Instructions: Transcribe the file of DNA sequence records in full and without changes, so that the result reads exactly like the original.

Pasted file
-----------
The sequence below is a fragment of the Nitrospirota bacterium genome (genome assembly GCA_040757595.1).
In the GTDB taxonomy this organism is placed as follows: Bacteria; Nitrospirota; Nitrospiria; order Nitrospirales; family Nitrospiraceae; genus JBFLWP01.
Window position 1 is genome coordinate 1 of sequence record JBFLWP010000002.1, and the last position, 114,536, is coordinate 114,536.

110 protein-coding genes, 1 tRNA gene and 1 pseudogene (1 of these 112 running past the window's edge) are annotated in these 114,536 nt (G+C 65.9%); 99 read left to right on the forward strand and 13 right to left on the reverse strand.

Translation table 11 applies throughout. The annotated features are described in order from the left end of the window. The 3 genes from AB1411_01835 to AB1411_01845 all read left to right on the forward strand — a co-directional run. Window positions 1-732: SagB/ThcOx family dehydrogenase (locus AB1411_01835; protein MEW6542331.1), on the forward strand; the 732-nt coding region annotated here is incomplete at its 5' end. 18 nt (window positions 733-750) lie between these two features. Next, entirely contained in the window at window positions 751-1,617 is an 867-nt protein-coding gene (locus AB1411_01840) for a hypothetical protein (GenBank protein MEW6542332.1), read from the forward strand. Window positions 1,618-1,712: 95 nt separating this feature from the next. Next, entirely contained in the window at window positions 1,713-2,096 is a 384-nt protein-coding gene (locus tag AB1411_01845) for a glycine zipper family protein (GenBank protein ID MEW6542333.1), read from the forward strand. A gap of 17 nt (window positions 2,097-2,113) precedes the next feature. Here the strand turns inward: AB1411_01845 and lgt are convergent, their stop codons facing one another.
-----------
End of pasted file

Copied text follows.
The sequence below is a fragment of the Nitrospirota bacterium genome (genome assembly GCA_040757595.1).
In the GTDB taxonomy this organism is placed as follows: Bacteria; Nitrospirota; Nitrospiria; order Nitrospirales; family Nitrospiraceae; genus JBFLWP01.
Window position 1 is genome coordinate 1 of sequence record JBFLWP010000002.1, and the last position, 114,536, is coordinate 114,536.

110 protein-coding genes, 1 tRNA gene and 1 pseudogene (1 of these 112 running past the window's edge) are annotated in these 114,536 nt (G+C 65.9%); 99 read left to right on the forward strand and 13 right to left on the reverse strand.

Translation table 11 applies throughout. The annotated features are described in order from the left end of the window. The 3 genes from AB1411_01835 to AB1411_01845 all read left to right on the forward strand — a co-directional run. Window positions 1-732: SagB/ThcOx family dehydrogenase (locus AB1411_01835; protein MEW6542331.1), on the forward strand; the 732-nt coding region annotated here is incomplete at its 5' end. 18 nt (window positions 733-750) lie between these two features. Next, entirely contained in the window at window positions 751-1,617 is an 867-nt protein-coding gene (locus AB1411_01840) for a hypothetical protein (GenBank protein MEW6542332.1), read from the forward strand. Window positions 1,618-1,712: 95 nt separating this feature from the next. Next, entirely contained in the window at window positions 1,713-2,096 is a 384-nt protein-coding gene (locus tag AB1411_01845) for a glycine zipper family protein (GenBank protein ID MEW6542333.1), read from the forward strand. A gap of 17 nt (window positions 2,097-2,113) precedes the next feature. Here the strand turns inward: AB1411_01845 and lgt are convergent, their stop codons facing one another.